The Beginning of the Creation of God

Samuel Smith



You are welcome to another edition of Insights from God's Word, a Bible study programme that is committed to sharing God's Word by allowing the Bible to speak for itself.

In this edition, we continue with our series on The Godhead. The topic for this study is: "... the beginning of the creation of God": An exposition on Christ's words in Revelation 3:14. The complete message in this text reads: "And unto the angel of the church of the Laodiceans write; These things saith the Amen, the faithful and true witness, the beginning of the creation of God" (Revelation 3:14).

One of the popular interpretations in regard to the above text within Christendom today is that Christ is the "beginning" of God's creation. That is to say, Christ was the first to be created by God, and therefore He is not eternal or divine in nature. But beloved, this teaching that Christ was the first to be created by God the Father is contrary to the principle of the unity of the entire Scripture (see John 10:35). This is because the Scripture provides several key evidences which attest to the eternal divine nature of the Son of God (see Isaiah 9:6; Isaiah 43:11; Micah 5:2; John 1:1-3; Philippians 2:5-11; Hebrews 1:6-8; Colossians 1:15-18; Revelation 1:8).

Now since the Scripture does not contradict itself, it is clear that the text in Revelation 3:14 will have a different interpretation instead of the literal assertion that Christ is the first personality to be created. It is interesting to note that the Greek word 'arche' which is translated beginning in Revelation 3:14 can mean the first as in a series or the origin or source of a thing. By comparing Scripture with Scripture, it is clear that the correct meaning of the word 'arche' in Revelation 3:14 is beginning as in the sense of the origin or source of creation and not the first to be created.

Friends, one clear argument in support of this point is found in the same book of Revelation. You see, in other portions of Revelation, Christ introduces Himself severally in the following divine manner: "I am Alpha and Omega, the beginning and the ending, saith the Lord, which is, and which was, and which is to come, the Almighty" (Revelation 1:8; see also Revelation 1:11; Revelation 21:6; Revelation 22:13). Beloved, these passages in the last book of the Bible clearly assert the eternal divine nature of the Son of God. The passages help us to understand without the shadow of a doubt that our Saviour was not created at a point in time, but rather, He is actually the Alpha and Omega, the beginning and the ending; the One who was, and who is, and who is to come, the Almighty.

Besides the above point, the apostle Paul also reinforces the position of Christ's eternal divine nature with these clear words: "16 For by him were all things created, that are in heaven, and that are in earth, visible and invisible, whether they be thrones, or dominions, or principalities, or powers: all things were created by him, and for him: 17 And he is before all things, and by him all things consist" (Colossians 1:16-17; see also Hebrews 1:1-2).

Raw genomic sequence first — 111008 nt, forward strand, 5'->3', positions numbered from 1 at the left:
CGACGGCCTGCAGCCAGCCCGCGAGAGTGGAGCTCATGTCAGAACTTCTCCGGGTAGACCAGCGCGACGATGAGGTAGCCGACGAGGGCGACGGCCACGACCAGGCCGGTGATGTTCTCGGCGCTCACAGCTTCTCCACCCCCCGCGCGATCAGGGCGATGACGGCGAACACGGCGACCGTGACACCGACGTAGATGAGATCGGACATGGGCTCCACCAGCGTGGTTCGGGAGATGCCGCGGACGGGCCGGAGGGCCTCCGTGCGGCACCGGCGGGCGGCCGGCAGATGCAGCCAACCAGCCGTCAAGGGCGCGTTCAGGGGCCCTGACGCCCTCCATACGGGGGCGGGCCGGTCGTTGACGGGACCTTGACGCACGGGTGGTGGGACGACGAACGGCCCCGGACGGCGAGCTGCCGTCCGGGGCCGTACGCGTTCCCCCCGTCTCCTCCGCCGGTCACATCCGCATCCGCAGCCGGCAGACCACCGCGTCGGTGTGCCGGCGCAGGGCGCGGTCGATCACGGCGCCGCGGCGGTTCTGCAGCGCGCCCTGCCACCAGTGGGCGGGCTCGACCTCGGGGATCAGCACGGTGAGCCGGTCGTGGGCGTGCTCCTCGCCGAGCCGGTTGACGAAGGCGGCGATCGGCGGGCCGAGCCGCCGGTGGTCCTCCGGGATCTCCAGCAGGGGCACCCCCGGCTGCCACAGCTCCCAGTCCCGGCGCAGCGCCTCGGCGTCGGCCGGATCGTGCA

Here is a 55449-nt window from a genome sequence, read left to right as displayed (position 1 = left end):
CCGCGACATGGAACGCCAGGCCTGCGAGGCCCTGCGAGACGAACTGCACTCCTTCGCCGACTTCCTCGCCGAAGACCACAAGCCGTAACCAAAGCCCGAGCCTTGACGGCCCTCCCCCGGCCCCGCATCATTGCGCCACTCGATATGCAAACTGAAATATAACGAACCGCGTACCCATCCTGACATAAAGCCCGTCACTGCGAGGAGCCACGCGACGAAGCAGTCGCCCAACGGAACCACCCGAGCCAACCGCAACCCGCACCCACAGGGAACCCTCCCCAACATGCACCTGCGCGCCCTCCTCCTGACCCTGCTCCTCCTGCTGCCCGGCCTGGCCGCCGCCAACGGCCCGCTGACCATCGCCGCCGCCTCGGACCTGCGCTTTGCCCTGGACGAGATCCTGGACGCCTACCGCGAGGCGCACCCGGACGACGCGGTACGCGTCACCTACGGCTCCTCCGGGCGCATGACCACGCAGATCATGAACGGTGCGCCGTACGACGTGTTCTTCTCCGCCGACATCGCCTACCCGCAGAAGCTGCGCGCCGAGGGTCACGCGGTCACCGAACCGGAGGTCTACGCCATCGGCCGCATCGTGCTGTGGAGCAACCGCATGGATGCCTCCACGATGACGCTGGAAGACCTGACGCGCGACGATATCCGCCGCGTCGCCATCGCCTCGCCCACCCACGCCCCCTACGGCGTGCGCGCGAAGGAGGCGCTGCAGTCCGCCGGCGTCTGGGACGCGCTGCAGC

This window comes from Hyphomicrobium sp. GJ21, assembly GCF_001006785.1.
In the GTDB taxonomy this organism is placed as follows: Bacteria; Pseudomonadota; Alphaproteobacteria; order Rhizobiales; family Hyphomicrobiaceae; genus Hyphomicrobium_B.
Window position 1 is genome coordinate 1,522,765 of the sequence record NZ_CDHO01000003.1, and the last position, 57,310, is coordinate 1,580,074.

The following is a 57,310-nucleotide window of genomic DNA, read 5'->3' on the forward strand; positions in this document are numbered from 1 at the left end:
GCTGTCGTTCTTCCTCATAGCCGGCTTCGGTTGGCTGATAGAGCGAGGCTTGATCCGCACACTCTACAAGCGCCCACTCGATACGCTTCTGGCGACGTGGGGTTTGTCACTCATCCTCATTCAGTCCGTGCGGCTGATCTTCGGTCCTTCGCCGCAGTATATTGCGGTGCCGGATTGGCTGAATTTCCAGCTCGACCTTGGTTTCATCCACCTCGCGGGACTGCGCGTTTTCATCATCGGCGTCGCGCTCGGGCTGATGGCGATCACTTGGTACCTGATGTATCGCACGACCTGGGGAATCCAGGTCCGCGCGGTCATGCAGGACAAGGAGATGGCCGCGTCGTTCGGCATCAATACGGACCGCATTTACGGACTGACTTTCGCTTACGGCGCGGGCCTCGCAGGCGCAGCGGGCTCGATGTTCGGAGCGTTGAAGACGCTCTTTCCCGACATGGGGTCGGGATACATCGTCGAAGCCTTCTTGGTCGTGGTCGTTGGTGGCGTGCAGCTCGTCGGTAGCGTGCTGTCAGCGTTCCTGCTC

Friends, how could it be said of Christ that "16 all things were created by him, and for him: 17 And he is before all things" (Colossians 1:16-17), if He was actually the first created being? It is clear that for anyone to interpret the expression; "the beginning of the creation of God" as found in Revelation 3:14 in the literal sense as the first in the order of creation, is to grossly misinterpret a clear biblical teaching.

From the scriptural passages we have reviewed so far, it is clear that the text in Revelation 3:14 does not teach that Christ was the first Person to be created. On the contrary, the text teaches that He is the Source, Originator or Beginning of all things (see Colossians 1:18). This truth helps us to see the amazing sacrifice and love that God has showed to the human family. For it is remarkable to learn that the One who came to die for us was not a creature, but the Creator God who share the same eternal divine attributes with the Father.

Exhortation: In the opening lines of his gospel, the beloved apostle echoed the eternal divine nature of the Son of God in the following beautiful words: "1:1 In the beginning was the Word, and the Word was with God, and the Word was God.

1:2 The same was in the beginning with God.

1:3 All things were made by him; and without him was not any thing made that was made."

(John 1:1-3)
In our next study, we will consider the topic: "... the firstborn of every creature ...": An exposition on Paul's words in Colossians 1:15. The Bible Study references for this study are Colossians 1:15, Genesis 31:19, Psalm 89:20-29, Exodus 4:22-23, Colossians 1:16-17 and Micah 5:2. Please do well to go through these passages before the next study is released.

Stay blessed and keep shining for King Jesus.


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